Dear

    Thank you for your considered responses to our survey. We always appreciate feedback from the people who take part in our studies.


    We agree with you entirely, and we had tried in the opening pages of the survey to say that what we are interested in is how people respond to being ill. We do not take a particular view about what kind of illness people have. Most of the work of our group is with people who have illnesses such as Renal Failure or Rheumatoid Arthritis.



    In particular we agree that the common finding that depression is associated with illnesses such as fibromyalgia or CFS is not informative.



    What we want to know from this survey is how people respond to being ill. We understand your view that in many cases illnesses such as fibromyalgia and CFS may lead to a person being unable to engage in the activities that they had taken for granted up to that point in their lives. Indeed it is well understood that this change in life circumstances is very challenging, and can lead to all sorts of difficulties in a persons life such as not being able to continue working, depression, complications for families and friends and so on. In fact one particular point of view suggests that becoming depressed is a natural response to illness so that the body can recover (I am not sure whether this is correct, the evidence is difficult to obtain).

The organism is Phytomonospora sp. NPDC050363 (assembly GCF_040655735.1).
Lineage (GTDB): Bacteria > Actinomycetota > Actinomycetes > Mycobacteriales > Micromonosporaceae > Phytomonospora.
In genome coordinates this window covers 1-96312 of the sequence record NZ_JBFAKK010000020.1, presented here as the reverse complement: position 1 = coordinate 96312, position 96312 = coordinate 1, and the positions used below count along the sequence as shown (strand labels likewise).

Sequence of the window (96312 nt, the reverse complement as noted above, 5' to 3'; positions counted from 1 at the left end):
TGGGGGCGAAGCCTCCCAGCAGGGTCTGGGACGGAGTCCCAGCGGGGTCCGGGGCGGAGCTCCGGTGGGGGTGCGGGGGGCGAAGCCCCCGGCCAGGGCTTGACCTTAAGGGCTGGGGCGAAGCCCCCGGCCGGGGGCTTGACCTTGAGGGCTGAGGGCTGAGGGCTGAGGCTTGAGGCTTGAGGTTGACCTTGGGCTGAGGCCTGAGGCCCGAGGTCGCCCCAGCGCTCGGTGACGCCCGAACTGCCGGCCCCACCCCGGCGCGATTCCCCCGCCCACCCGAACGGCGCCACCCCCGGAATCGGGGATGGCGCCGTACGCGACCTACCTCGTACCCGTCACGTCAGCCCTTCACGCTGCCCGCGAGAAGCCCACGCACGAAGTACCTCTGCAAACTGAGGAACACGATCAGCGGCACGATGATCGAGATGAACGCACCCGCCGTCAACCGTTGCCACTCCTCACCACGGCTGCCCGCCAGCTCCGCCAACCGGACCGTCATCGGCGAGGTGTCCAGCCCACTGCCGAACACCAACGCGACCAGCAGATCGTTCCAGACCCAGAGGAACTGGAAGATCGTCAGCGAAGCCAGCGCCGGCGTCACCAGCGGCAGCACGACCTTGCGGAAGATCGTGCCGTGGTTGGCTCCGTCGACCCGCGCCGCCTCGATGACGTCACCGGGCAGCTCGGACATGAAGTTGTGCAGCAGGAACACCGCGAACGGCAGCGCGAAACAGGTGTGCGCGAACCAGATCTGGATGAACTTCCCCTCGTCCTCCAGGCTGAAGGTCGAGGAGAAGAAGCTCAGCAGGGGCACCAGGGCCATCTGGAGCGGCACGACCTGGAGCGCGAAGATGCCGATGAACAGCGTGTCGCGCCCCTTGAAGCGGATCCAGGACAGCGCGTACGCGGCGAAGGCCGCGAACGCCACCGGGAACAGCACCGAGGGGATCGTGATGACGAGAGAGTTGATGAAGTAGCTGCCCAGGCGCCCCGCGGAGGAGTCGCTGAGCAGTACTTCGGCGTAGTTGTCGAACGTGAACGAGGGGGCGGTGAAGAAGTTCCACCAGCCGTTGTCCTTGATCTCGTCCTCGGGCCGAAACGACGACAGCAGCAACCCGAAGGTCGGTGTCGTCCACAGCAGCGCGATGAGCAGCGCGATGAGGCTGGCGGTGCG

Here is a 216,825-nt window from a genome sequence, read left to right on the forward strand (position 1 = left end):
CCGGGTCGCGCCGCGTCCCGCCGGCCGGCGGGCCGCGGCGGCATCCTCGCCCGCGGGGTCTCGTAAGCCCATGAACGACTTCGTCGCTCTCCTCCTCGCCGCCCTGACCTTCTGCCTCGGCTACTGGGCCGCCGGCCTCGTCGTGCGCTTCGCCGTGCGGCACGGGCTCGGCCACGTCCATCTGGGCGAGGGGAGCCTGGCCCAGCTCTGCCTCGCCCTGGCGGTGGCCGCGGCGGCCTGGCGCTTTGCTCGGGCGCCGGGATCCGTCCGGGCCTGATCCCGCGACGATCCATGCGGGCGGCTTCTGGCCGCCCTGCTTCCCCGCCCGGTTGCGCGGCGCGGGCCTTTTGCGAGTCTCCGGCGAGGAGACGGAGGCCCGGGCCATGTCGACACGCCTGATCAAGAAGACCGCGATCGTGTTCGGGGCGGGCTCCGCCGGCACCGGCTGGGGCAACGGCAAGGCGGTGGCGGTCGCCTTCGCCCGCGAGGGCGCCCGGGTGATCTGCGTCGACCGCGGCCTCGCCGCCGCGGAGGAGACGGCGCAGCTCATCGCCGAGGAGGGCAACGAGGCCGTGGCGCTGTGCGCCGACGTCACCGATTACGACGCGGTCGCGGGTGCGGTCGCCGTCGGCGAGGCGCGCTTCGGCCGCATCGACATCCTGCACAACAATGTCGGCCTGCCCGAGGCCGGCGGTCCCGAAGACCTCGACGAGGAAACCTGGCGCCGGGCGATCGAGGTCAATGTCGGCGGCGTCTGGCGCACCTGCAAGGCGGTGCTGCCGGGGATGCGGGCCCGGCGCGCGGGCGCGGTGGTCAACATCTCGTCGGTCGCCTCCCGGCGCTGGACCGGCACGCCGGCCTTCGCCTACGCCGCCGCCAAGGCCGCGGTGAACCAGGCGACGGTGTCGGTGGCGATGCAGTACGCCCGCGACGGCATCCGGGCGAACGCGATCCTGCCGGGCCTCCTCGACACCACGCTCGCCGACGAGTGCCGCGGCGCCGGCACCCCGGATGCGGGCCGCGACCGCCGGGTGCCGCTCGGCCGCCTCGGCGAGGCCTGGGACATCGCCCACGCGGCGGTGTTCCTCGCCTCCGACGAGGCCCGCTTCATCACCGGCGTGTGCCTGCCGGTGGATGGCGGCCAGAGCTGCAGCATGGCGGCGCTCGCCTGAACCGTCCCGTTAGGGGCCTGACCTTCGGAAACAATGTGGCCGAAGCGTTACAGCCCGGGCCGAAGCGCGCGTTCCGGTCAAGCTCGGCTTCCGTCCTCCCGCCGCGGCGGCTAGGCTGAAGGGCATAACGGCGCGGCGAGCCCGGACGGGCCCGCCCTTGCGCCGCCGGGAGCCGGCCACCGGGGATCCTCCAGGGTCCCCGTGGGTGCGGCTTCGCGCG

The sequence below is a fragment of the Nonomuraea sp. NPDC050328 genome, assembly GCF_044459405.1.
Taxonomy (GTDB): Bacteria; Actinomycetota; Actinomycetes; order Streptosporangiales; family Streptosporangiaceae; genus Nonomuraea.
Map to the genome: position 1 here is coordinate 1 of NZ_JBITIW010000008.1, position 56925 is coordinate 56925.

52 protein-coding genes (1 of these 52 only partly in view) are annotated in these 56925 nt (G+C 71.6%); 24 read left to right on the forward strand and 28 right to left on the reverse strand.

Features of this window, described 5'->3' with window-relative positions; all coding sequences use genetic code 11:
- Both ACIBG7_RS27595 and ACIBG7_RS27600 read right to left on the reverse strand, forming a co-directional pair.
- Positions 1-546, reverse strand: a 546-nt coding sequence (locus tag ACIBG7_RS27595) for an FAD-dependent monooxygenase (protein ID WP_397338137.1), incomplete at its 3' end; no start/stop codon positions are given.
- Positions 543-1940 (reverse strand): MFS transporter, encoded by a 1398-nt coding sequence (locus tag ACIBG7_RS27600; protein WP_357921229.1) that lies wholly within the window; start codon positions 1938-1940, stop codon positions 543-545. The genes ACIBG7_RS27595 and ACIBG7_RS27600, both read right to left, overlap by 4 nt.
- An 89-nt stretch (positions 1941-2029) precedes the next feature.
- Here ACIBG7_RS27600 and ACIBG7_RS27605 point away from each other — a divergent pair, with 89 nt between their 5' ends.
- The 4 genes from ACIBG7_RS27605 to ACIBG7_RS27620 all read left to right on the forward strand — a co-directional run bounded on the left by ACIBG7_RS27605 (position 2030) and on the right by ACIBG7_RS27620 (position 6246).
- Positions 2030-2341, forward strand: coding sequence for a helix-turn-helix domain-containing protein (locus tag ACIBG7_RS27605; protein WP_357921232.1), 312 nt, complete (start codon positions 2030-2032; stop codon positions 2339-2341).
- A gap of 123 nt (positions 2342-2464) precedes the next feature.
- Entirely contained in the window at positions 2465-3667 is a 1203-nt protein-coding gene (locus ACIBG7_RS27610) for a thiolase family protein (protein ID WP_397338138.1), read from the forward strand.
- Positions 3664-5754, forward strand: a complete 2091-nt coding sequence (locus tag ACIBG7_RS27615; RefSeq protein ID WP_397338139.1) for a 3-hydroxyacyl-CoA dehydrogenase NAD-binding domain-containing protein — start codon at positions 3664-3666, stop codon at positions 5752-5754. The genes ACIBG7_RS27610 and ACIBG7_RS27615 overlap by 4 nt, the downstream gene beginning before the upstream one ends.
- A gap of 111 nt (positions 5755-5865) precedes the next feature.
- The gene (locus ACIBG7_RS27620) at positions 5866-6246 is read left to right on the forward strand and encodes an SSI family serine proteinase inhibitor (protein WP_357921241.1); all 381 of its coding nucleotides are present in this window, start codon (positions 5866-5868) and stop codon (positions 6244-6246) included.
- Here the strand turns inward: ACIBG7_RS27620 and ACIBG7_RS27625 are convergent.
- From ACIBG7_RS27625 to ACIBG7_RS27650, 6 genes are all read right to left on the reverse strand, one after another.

What we do know is this. People who have certain kinds of understanding about their illness (for our work in people with Rheumatoid Arthritis or Renal Failure) have more clinical problems over time; the consequences can sometimes be very severe. An example of this is where the person believes that their illness will be cured when clearly this is not possible (for example in Rheumatoid Arthritis), or the person believes that they have very little control over their illness or the symptoms they experience.



    The first question we will try to address with this study is whether the kinds of views the person holds about their illness (eg how long lasting the person believes the illness might last, and whether the person believes they can do anything about the symptoms they experience) is related to how active the person is. Activity here might mean a lot of different things obviously not just visiting the gym. For our survey we believe that the kinds of responses that people give might be influenced by whether they are feeling down or depressed. By including these kinds of questions we can adjust for depression and anxiety in looking for the relationships we are interested in just looking to see whether people are depressed or not is not useful.